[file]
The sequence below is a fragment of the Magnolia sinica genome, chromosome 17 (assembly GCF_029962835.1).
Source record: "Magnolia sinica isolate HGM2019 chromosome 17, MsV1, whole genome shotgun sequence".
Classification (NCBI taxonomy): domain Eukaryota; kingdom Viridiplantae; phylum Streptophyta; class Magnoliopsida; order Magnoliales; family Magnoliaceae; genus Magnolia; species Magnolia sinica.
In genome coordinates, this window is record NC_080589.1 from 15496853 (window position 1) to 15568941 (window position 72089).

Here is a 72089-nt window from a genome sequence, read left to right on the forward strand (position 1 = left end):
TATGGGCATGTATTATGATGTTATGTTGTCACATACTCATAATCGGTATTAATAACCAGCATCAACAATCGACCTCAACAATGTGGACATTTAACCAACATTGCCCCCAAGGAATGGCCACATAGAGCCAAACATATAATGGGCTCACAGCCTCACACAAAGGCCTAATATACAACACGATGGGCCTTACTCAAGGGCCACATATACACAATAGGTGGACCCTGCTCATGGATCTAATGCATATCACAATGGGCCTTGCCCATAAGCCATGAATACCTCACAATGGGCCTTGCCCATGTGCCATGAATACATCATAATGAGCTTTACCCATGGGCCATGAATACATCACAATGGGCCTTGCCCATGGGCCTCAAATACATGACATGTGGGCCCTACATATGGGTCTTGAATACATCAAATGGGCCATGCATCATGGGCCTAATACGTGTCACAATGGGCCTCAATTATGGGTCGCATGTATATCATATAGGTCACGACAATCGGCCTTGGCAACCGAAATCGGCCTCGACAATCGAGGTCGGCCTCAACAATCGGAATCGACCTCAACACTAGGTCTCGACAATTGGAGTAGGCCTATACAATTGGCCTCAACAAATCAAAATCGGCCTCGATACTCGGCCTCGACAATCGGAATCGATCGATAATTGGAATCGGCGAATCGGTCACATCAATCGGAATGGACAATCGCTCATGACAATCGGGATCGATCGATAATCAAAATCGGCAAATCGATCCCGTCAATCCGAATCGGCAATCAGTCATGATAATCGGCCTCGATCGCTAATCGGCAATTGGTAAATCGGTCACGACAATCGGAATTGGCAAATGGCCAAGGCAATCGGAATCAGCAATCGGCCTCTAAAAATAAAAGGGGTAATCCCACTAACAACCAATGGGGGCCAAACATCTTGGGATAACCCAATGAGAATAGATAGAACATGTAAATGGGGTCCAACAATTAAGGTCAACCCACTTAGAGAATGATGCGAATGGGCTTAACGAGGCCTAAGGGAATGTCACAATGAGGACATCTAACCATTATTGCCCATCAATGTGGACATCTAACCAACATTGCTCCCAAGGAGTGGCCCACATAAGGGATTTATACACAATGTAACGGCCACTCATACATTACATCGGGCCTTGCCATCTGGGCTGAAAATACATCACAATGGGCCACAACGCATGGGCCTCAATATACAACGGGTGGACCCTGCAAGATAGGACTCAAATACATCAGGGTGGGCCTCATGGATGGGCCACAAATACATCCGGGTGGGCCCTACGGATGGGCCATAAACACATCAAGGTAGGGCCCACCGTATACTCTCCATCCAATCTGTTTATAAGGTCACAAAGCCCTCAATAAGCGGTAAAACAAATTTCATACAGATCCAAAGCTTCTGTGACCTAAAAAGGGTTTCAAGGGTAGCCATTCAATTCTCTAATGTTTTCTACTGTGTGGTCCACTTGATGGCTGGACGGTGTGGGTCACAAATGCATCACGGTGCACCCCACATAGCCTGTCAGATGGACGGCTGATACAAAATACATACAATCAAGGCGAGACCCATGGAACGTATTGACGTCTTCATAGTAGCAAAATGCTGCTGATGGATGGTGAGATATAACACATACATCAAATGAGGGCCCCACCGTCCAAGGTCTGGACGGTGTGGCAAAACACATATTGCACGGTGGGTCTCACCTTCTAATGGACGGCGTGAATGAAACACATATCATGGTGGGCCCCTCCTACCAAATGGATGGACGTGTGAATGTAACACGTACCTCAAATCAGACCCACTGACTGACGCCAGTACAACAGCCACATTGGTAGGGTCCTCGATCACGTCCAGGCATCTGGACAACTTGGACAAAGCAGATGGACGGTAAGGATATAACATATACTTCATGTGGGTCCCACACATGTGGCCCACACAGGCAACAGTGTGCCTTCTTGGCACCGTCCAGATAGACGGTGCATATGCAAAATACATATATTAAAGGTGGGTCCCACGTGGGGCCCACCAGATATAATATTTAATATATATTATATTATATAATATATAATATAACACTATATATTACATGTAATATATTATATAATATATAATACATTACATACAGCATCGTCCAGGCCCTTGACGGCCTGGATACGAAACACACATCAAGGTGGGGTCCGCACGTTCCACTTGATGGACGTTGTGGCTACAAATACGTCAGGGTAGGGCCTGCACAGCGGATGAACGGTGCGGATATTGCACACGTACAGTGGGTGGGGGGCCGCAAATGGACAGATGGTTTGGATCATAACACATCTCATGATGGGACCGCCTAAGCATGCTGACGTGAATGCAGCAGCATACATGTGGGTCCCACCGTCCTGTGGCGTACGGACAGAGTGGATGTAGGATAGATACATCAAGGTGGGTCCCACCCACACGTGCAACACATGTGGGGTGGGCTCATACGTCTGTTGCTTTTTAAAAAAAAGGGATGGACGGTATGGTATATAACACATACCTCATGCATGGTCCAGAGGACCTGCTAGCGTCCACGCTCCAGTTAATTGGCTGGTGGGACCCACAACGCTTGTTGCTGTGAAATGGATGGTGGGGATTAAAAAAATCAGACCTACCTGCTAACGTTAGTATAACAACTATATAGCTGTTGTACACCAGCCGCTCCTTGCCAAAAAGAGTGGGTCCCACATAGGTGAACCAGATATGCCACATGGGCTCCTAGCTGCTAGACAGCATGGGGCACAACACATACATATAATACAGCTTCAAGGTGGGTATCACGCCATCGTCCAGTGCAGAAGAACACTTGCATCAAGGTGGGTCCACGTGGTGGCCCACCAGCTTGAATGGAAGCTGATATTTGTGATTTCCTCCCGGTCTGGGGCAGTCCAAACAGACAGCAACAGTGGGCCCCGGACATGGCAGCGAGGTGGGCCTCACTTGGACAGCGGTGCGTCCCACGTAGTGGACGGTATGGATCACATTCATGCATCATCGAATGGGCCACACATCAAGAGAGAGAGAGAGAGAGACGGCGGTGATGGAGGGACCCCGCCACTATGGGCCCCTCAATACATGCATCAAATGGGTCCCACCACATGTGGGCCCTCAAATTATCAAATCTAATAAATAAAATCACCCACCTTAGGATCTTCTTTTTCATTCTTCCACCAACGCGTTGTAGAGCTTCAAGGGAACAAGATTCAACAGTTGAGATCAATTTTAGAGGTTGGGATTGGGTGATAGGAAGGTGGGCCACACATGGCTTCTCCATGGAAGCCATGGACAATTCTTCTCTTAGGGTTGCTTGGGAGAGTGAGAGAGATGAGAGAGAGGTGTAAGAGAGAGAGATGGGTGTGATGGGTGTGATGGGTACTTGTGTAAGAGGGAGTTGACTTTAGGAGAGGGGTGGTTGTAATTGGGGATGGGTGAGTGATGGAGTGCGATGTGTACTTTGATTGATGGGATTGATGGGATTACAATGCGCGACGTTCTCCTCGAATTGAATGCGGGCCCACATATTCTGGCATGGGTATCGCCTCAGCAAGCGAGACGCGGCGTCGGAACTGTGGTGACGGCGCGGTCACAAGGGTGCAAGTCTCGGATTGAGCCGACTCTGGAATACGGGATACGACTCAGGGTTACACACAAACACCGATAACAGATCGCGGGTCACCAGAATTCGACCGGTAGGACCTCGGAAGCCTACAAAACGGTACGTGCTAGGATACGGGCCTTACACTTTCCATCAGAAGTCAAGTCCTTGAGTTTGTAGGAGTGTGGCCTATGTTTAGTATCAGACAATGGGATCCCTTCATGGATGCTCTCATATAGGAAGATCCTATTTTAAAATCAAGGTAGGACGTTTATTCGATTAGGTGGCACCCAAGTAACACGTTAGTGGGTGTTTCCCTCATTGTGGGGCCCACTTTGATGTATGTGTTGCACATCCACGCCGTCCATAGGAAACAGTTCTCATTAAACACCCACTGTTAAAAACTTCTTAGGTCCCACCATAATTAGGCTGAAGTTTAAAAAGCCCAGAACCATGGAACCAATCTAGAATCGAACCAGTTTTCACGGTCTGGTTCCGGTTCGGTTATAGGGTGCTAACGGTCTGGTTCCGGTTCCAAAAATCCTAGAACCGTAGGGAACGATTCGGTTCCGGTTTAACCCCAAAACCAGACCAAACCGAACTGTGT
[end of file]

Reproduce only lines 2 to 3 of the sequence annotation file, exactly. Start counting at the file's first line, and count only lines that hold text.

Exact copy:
Source record: "Magnolia sinica isolate HGM2019 chromosome 17, MsV1, whole genome shotgun sequence".
Classification (NCBI taxonomy): domain Eukaryota; kingdom Viridiplantae; phylum Streptophyta; class Magnoliopsida; order Magnoliales; family Magnoliaceae; genus Magnolia; species Magnolia sinica.